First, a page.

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A Retake On "The Book Of Philemon"

Gentle Reader, please consider this "retake" on the translation and interpretation of St. Paul's epistle to Philemon. This "book" or "letter" is usually taken to be little more than a diplomatic request by Paul on behalf of the run away slave Onesimus. It is that, but much more! Have your Bible handy as you read this, and those who are so able, your Greek N.T.

v. 1 Like all of Paul's sermons / epistles, this one is also written into the context of the Eucharistic assembly. Thus Philemon is "beloved" and "brother" both weighted Eucharistic terms.

v. 2 It is addressed to the church in his house. Church, is never an abstract with Paul. It either refers to the Eucharistic assembly in the act of worship, or the universal church of heaven and earth.

v. 3 This is not a pro forma greeting, or a religious way to say: hello. But I am certain that it is a liturgical element that Paul employs, knowing where this letter will be read aloud. In the worshiping assembly. 

v. 4 I don't think we can take verse 4 at face either. When Paul thanks / eucharistizes God it is not something disconnected from the church's worship. Nor are his prayers for Philemon. Rather Paul is speaking of his own celebration of the Eucharist taking place on the Lord's day, the same day his words are being read in Philemon's local assembly. And in this context he includes Philemon in the church's prayers, even as we include intercessions today.

But in the church of Jesus Christ there are no independent assemblies, but one, unified and ongoing worship of the Father in Spirit and Truth.

v. 5 is also Eucharistically charged. The words "love," "faith" and "saints" used this way together bespeak the holy Christian faith, as it is practiced in holy worship by and among the saints. Nor is "saints" merely a nice way of speaking of Christians. But it is the name / title given to the baptized who particpate in the Lord's Body. Which is "the Lord Jesus Christ and all his holy ones."

v. 6 "sharing" is the wrong word here. The greek is "koinonia" refers to holy communion, which is the practice of the "faith". The Word and Sacrament together energize God's people in knowledge and inspire them to every good work. This is the fruit of eucharistic faith.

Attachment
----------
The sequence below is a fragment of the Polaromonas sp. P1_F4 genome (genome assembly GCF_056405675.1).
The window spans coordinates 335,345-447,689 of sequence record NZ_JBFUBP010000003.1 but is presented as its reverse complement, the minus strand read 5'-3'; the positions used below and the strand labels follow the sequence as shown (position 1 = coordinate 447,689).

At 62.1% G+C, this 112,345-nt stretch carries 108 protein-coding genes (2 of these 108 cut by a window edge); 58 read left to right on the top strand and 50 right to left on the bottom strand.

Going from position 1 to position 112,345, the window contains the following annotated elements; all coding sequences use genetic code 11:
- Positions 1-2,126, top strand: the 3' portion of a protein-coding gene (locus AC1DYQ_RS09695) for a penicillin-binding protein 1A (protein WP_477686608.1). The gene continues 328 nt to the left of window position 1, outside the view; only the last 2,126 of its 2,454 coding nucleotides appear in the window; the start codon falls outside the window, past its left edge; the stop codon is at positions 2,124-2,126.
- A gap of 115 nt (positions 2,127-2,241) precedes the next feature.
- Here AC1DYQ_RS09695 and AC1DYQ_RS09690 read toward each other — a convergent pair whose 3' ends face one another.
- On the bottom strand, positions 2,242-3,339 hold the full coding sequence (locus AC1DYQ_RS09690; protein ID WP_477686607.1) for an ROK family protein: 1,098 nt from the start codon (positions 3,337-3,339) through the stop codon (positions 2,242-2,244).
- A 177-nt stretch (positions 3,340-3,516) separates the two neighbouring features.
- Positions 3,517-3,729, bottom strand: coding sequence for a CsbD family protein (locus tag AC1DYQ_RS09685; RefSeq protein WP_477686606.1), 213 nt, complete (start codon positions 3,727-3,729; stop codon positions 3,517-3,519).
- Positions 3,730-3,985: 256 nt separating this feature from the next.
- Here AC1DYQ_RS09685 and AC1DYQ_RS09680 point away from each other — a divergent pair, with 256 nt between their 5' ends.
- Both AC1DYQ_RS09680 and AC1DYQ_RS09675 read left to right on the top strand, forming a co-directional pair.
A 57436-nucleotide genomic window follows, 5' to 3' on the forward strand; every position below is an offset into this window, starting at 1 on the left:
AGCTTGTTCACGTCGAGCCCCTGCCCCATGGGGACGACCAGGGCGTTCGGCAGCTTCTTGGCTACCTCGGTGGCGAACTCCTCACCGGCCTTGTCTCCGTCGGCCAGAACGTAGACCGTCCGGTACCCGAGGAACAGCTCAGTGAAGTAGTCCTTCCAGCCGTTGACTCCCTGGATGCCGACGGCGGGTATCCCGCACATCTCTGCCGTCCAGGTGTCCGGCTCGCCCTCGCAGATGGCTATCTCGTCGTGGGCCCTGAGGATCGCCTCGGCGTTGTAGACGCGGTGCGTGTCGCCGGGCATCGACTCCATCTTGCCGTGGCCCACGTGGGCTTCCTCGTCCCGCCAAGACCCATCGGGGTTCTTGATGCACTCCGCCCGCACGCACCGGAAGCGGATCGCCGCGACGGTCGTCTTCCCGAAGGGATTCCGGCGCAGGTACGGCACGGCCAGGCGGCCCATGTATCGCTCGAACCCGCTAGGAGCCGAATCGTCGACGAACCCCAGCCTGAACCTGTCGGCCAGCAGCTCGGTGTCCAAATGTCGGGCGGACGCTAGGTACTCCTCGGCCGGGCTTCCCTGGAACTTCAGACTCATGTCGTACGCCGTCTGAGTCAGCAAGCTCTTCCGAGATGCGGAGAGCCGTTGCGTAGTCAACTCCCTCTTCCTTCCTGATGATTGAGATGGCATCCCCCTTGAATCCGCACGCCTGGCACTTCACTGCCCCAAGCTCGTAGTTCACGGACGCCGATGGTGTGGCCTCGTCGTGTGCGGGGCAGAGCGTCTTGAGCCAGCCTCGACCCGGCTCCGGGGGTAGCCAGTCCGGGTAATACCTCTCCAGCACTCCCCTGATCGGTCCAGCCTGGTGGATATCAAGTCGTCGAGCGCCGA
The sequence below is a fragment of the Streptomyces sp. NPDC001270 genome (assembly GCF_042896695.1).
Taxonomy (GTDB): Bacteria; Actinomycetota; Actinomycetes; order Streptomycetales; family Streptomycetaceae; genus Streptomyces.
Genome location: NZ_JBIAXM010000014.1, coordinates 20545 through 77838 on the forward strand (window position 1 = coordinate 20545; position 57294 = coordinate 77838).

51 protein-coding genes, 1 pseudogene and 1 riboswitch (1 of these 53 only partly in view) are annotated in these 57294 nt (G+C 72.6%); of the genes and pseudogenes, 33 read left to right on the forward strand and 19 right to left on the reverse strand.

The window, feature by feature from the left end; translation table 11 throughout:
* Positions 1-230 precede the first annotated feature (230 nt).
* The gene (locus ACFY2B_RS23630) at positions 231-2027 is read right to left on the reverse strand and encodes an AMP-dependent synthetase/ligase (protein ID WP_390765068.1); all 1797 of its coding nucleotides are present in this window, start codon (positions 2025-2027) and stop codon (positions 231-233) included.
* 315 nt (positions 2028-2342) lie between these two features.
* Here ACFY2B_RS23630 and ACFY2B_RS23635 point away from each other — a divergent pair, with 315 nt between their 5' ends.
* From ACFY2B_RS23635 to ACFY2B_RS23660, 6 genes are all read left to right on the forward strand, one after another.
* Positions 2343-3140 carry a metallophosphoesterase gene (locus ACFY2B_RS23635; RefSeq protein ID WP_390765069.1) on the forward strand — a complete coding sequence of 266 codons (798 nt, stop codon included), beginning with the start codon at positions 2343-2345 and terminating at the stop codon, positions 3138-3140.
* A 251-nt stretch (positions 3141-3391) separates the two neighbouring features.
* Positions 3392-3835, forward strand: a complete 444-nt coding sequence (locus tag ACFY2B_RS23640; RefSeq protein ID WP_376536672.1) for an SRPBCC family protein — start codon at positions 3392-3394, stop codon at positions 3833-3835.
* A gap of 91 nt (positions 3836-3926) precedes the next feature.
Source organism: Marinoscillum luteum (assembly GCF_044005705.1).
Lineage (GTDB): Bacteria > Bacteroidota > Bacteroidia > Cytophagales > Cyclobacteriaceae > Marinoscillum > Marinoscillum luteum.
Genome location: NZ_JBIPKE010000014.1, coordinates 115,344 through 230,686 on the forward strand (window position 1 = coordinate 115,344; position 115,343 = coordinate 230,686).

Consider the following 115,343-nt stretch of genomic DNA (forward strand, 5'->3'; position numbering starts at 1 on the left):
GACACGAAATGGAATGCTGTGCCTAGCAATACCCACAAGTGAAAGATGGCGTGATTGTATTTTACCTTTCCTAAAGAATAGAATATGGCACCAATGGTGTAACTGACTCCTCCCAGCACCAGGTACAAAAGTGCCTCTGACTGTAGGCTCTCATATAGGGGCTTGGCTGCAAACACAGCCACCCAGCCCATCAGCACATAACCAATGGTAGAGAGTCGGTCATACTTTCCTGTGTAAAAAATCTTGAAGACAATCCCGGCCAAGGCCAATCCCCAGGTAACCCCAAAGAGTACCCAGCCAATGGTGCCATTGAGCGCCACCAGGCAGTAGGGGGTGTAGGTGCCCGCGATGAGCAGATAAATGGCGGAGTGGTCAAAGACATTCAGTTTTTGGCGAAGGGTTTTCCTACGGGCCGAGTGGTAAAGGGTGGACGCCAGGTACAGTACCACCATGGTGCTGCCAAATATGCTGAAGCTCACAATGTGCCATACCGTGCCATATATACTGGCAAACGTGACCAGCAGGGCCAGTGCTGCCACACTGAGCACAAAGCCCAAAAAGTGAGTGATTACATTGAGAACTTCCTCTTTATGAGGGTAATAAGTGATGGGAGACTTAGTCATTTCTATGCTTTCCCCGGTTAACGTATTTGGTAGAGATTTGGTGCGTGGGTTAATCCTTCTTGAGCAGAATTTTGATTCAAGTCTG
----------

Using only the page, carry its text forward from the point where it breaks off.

v. 7 Again in v. 7 the three terms: love, brother, and saints point to a benefits gained (joy and comfort) from Paul's Eucharistic association with Philemon.

v. 9 Paul is not "an old man" as things are normally translated, but a Presybter. This is a techinical term for the church's clergy. Paul, as all the apostles, are the pre-eminant clergy of the church.

v. 13 Nor was Onesimus simply one who "serves" Paul (ESV), but I would prefer to call him Deacon, as he is one who "deacons" for Paul. Deacons served (and still do) as subordinates of the presbyters (celebrant, pastor) in the church's worship.

v. 16 Onesimus is not a simply a "brother" or "colleague." But a baptized communicant.

v. 17 "Partner" is not the right word (ESV). But "fellow communicant" is.

v. 20 Again Philemon is addressed by his proper Eucharistic title: Brother.

v. 21 Nor do I think "guest room" or "lodging" is the right word or notion. A "xenos" in N.T. speak is a fellow Christian who is travelling, and wishes to be welcomed to the table of the church he is visiting. Cf. Hebrews 13:2.

v. 23 As stated many times "greet" / "aspodzomai" is not a holy way of saying: tell the folks there I said hi. Greetings is a specifically Eucharistic term, equivalent to our Pax Domini in the liturgy of the Sacrament.

v. 25 is a liturgical preface. As the liturgy of the word is about to conclude (which Paul well knows, since he taught the churches the form of Christian worship), and the liturgy of the sacrament about to begin, both in Philemon's house church, and Paul's divine service (be it occurring in prison), Paul provides the liturgical preface. It is a signal to proceed to holy communion.

This understanding and interpretation of "the book of Philemon" gives the hearer a very different take on what it means to be a Christian, than its normal sterile and scientific explanation, which is a diplomatic letter from Paul to Philemon, regarding poor Onesimus and his future. It is that, but within a fully Christian context, which is to say, a fully Eucharistic context. For this is what the church is and does.










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